Motion S5M-17296: Longest Parliamentary Session Since the Wars of the Three Kingdoms

14 May 2019

That the Parliament notes that 14 May 2019 marks the 300th sitting day of the current UK parliamentary session, which is the longest parliamentary session since April 1653 at the time of the Wars of the Three Kingdoms; believes that this is due to a senseless impasse that has left the UK without a functioning government; commends the Scottish Parliament for, it considers, getting on with the day job, focusing on what really matters to people and not being obsessed with the constitution, while, it believes, the Conservative and Labour parties continue to talk without apparently really negotiating, and urges the UK Government to bring an end to what it sees as this fiasco by agreeing to a so-called People’s Vote.

Motion S5M-17182: World Press Freedom Day

03 May 2019

That the Parliament notes that 3 May 2019 is World Press Freedom Day; understands that, according to the International Federation of Journalists, 95 journalists and media workers were known to have been killed while doing their job in 2018, with 15 deaths, including the tragic killing of Lyra McKee on 18 April, already confirmed for this year; acknowledges that, according to the Committee to Protect Journalists, 250 were imprisoned in 2018, with Turkey and China the worst offenders, jailing 68 and 47 respectively; believes that journalists play a vital role in society by conveying accurate and indispensable information to citizens around the world, to help create a society that is both transparent and accountable, and agrees that journalists should always be protected from persecution.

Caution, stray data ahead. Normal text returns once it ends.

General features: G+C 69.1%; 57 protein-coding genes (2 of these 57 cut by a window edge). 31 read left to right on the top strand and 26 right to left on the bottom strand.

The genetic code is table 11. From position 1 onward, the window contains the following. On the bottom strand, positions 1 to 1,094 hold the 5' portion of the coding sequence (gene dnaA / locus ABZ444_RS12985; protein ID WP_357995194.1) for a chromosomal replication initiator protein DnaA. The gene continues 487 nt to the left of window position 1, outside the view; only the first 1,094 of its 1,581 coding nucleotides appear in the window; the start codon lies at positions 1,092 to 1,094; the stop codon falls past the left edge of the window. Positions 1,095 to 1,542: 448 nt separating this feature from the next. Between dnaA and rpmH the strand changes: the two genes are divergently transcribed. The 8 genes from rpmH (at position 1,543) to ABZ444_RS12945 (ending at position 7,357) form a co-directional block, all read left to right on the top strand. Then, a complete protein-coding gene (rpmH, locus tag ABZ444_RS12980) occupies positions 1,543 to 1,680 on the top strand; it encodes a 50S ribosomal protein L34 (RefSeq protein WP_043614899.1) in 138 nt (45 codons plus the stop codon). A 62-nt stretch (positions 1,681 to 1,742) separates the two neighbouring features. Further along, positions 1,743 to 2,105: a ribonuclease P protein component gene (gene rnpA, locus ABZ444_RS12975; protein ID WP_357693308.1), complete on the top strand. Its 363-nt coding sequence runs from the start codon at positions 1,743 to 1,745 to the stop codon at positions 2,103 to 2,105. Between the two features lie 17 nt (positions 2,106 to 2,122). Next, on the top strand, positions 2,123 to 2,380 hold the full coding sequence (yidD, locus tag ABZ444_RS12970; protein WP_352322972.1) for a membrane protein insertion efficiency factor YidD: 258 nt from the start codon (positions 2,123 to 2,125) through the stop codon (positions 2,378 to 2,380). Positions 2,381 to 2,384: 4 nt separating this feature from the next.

Motion S5M-16913: Personal Debt in Scotland

12 Apr 2019

That the Parliament notes the recent publication of StepChange’s annual analysis of personal debt, Scotland in the Red, which shows that the charity’s clients had an average of £11,754 in unsecured debt in 2018; understands that over 60% of its 30,000 clients are in debt due to circumstances outwith their control, such as ill health, wage reductions, welfare payment changes or unemployment; further understands that council tax arrears, up from 36% to 46% between 2014 and 2018, are of particular concern to the charity due to the considerable increase in the number of clients affected; agrees with StepChange that local authorities in Scotland need to work with the advice sector to address the current council tax arrears dilemma, and further agrees with StepChange that earlier signposting to free debt advice is urgently required to help tackle personal debt at the earliest opportunity.

Motion S5M-16772: Assisted Dying Law

03 Apr 2019

That the Parliament considers that the public is split in its views concerning the current laws regarding assisted dying; understands that, while some people support assisted dying and would like to see the current law changed, others are concerned that it would be impossible to put adequate safeguards in place, and considers that the abuse of vulnerable people would probably take place; acknowledges that the Parliament has twice decided that the law should remain as it is; believes that opposition to changing assisted dying laws has support from a wide cross-section of society outwith Parliament and from MSPs of various parties; considers that, while recent legal changes in a number of countries, including Canada, the United States and Australia, mean that over 100 million people around the world now have access to assisted dying, Scotland should not just follow what it sees as the current fashion, but should decide on the merits of the case; acknowledges the view that, while there is a strong desire from some to continue the conversation in Parliament on assisted dying, considers that there must be a question as to how frequently it returns to the same issue; understands that, historically, there have been some families that wished the early demise of an elderly relative for financial gain and that there could be strong budgetary pressures on the state and others to save on care costs by encouraging the assisted dying of vulnerable individuals; recognises the excellent palliative care provided by nursing homes, hospices and others to help those suffering from degenerative and terminal illnesses, and notes the view that dying is a serious matter worthy of proper recognition and discussion.